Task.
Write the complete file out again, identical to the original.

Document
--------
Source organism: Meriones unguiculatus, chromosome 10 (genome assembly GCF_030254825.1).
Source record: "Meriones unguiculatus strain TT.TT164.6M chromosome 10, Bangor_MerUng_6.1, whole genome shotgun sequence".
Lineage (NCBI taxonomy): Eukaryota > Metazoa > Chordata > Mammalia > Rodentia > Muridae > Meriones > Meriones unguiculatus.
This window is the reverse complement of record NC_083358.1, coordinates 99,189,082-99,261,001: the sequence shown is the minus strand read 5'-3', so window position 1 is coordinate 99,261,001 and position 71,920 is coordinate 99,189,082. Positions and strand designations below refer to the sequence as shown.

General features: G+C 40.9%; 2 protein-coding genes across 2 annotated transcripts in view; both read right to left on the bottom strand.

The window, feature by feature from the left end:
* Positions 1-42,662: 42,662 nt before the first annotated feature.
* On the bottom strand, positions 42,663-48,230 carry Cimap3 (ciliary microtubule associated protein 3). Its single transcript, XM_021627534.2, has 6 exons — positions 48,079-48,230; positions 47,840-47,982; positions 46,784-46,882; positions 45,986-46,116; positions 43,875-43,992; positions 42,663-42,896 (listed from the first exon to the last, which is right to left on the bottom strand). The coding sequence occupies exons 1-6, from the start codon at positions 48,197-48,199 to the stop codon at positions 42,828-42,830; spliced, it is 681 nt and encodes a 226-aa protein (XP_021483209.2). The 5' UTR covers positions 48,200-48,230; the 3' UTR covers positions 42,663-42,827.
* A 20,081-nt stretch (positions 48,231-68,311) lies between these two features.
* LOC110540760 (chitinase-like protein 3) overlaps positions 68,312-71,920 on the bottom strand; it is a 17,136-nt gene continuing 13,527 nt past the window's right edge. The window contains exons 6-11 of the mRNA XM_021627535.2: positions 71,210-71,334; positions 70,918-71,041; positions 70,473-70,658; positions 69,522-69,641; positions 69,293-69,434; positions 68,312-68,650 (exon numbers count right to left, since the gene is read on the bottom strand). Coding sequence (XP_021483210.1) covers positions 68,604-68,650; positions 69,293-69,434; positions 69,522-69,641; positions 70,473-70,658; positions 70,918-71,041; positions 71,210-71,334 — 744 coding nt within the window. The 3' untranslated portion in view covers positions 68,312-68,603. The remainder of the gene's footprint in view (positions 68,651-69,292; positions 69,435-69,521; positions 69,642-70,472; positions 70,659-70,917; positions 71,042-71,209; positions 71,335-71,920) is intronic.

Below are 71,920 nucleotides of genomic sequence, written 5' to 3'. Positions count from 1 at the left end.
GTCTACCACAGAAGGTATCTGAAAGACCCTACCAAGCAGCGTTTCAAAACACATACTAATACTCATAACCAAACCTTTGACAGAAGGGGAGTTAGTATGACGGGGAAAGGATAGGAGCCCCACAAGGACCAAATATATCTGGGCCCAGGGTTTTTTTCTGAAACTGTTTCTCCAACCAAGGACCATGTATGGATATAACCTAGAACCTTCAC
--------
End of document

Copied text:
Source organism: Meriones unguiculatus, chromosome 10 (genome assembly GCF_030254825.1).
Source record: "Meriones unguiculatus strain TT.TT164.6M chromosome 10, Bangor_MerUng_6.1, whole genome shotgun sequence".
Lineage (NCBI taxonomy): Eukaryota > Metazoa > Chordata > Mammalia > Rodentia > Muridae > Meriones > Meriones unguiculatus.
This window is the reverse complement of record NC_083358.1, coordinates 99,189,082-99,261,001: the sequence shown is the minus strand read 5'-3', so window position 1 is coordinate 99,261,001 and position 71,920 is coordinate 99,189,082. Positions and strand designations below refer to the sequence as shown.

General features: G+C 40.9%; 2 protein-coding genes across 2 annotated transcripts in view; both read right to left on the bottom strand.

The window, feature by feature from the left end:
* Positions 1-42,662: 42,662 nt before the first annotated feature.
* On the bottom strand, positions 42,663-48,230 carry Cimap3 (ciliary microtubule associated protein 3). Its single transcript, XM_021627534.2, has 6 exons — positions 48,079-48,230; positions 47,840-47,982; positions 46,784-46,882; positions 45,986-46,116; positions 43,875-43,992; positions 42,663-42,896 (listed from the first exon to the last, which is right to left on the bottom strand). The coding sequence occupies exons 1-6, from the start codon at positions 48,197-48,199 to the stop codon at positions 42,828-42,830; spliced, it is 681 nt and encodes a 226-aa protein (XP_021483209.2). The 5' UTR covers positions 48,200-48,230; the 3' UTR covers positions 42,663-42,827.
* A 20,081-nt stretch (positions 48,231-68,311) lies between these two features.
* LOC110540760 (chitinase-like protein 3) overlaps positions 68,312-71,920 on the bottom strand; it is a 17,136-nt gene continuing 13,527 nt past the window's right edge. The window contains exons 6-11 of the mRNA XM_021627535.2: positions 71,210-71,334; positions 70,918-71,041; positions 70,473-70,658; positions 69,522-69,641; positions 69,293-69,434; positions 68,312-68,650 (exon numbers count right to left, since the gene is read on the bottom strand). Coding sequence (XP_021483210.1) covers positions 68,604-68,650; positions 69,293-69,434; positions 69,522-69,641; positions 70,473-70,658; positions 70,918-71,041; positions 71,210-71,334 — 744 coding nt within the window. The 3' untranslated portion in view covers positions 68,312-68,603. The remainder of the gene's footprint in view (positions 68,651-69,292; positions 69,435-69,521; positions 69,642-70,472; positions 70,659-70,917; positions 71,042-71,209; positions 71,335-71,920) is intronic.

Below are 71,920 nucleotides of genomic sequence, written 5' to 3'. Positions count from 1 at the left end.
GTCTACCACAGAAGGTATCTGAAAGACCCTACCAAGCAGCGTTTCAAAACACATACTAATACTCATAACCAAACCTTTGACAGAAGGGGAGTTAGTATGACGGGGAAAGGATAGGAGCCCCACAAGGACCAAATATATCTGGGCCCAGGGTTTTTTTCTGAAACTGTTTCTCCAACCAAGGACCATGTATGGATATAACCTAGAACCTTCAC